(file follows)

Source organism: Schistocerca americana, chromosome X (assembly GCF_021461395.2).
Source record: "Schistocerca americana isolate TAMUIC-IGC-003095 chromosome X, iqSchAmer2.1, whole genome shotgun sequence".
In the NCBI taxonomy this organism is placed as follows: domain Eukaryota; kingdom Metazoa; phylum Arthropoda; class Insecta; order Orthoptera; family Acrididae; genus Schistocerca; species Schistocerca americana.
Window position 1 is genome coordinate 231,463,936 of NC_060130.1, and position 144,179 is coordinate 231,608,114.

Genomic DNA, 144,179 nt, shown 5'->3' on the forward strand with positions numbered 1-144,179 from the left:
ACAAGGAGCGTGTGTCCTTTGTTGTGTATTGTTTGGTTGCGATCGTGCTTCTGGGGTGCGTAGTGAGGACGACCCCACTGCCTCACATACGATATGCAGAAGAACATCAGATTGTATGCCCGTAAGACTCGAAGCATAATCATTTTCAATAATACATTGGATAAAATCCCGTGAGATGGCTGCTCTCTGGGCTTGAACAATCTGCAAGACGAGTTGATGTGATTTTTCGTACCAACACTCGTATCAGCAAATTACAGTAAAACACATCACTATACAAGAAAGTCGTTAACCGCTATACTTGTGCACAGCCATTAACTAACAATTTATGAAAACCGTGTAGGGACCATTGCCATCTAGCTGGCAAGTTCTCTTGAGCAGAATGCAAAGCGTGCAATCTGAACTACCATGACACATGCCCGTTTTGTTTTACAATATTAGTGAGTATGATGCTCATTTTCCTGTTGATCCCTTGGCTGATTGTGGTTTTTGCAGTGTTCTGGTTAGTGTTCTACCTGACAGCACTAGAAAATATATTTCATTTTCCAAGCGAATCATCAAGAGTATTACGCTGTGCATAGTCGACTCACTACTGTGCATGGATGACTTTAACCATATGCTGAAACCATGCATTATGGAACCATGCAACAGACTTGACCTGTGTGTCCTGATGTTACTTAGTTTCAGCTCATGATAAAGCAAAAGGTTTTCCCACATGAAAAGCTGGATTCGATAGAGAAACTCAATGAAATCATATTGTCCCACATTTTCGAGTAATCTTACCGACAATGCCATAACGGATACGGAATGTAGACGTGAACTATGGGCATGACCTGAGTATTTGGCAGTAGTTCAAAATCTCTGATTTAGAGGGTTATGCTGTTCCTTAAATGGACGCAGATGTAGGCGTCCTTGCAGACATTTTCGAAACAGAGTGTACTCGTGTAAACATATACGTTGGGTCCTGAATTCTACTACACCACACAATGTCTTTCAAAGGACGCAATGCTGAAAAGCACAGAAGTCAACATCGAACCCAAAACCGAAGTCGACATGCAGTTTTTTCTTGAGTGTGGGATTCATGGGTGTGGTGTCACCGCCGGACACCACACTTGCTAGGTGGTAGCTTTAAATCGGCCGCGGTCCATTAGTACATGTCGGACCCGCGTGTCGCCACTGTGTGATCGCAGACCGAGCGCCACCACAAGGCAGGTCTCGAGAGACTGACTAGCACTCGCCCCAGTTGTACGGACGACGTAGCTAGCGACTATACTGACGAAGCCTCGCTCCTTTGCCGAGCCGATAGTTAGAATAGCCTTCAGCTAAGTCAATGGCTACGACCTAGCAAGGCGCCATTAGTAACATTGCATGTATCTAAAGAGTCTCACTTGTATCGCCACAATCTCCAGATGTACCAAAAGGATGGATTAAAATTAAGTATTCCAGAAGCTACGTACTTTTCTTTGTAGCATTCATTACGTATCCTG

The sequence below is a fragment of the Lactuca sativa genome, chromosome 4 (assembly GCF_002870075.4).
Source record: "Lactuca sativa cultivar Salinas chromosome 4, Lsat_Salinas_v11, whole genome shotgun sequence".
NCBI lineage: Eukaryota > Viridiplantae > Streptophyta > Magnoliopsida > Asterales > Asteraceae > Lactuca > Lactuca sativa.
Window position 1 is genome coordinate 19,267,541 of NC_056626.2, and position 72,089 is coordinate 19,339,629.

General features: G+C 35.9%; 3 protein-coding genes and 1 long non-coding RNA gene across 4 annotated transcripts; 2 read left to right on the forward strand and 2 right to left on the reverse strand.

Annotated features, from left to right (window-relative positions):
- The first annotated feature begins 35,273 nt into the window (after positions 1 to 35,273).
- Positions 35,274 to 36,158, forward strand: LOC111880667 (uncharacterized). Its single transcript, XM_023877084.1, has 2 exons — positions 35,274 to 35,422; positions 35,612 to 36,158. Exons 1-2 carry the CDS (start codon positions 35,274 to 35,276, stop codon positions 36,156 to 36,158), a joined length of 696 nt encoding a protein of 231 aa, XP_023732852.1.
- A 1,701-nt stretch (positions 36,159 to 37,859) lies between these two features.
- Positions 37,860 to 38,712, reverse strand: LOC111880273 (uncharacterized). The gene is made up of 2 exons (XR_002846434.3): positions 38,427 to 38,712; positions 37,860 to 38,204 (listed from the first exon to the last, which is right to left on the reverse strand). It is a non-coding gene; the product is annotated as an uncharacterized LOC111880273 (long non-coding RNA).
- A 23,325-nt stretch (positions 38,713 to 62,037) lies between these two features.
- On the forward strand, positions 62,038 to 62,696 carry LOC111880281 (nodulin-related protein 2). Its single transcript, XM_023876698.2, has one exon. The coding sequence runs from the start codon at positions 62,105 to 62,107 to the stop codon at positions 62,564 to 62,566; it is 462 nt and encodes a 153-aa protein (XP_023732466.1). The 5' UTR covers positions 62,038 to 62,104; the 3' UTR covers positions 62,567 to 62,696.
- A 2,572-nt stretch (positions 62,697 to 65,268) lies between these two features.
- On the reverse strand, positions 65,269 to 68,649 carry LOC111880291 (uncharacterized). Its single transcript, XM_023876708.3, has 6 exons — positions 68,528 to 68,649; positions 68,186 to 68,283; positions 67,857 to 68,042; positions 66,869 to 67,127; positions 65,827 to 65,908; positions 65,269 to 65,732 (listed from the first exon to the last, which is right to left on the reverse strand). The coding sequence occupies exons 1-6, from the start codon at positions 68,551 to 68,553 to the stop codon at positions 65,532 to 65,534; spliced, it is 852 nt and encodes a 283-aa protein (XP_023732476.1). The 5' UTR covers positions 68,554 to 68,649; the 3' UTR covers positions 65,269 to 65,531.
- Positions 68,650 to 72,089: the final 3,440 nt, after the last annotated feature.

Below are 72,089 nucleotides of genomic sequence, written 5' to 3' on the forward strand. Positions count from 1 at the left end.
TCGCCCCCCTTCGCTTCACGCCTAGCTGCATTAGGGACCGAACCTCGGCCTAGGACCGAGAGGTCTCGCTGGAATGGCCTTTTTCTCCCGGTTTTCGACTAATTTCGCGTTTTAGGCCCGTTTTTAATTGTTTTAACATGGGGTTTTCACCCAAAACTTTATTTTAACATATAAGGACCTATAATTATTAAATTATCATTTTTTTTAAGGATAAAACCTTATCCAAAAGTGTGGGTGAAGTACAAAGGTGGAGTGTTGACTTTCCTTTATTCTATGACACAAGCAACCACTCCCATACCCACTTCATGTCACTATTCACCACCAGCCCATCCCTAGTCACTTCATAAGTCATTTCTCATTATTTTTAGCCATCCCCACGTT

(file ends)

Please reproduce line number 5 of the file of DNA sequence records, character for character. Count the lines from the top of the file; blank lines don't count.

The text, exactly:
Genomic DNA, 144,179 nt, shown 5'->3' on the forward strand with positions numbered 1-144,179 from the left: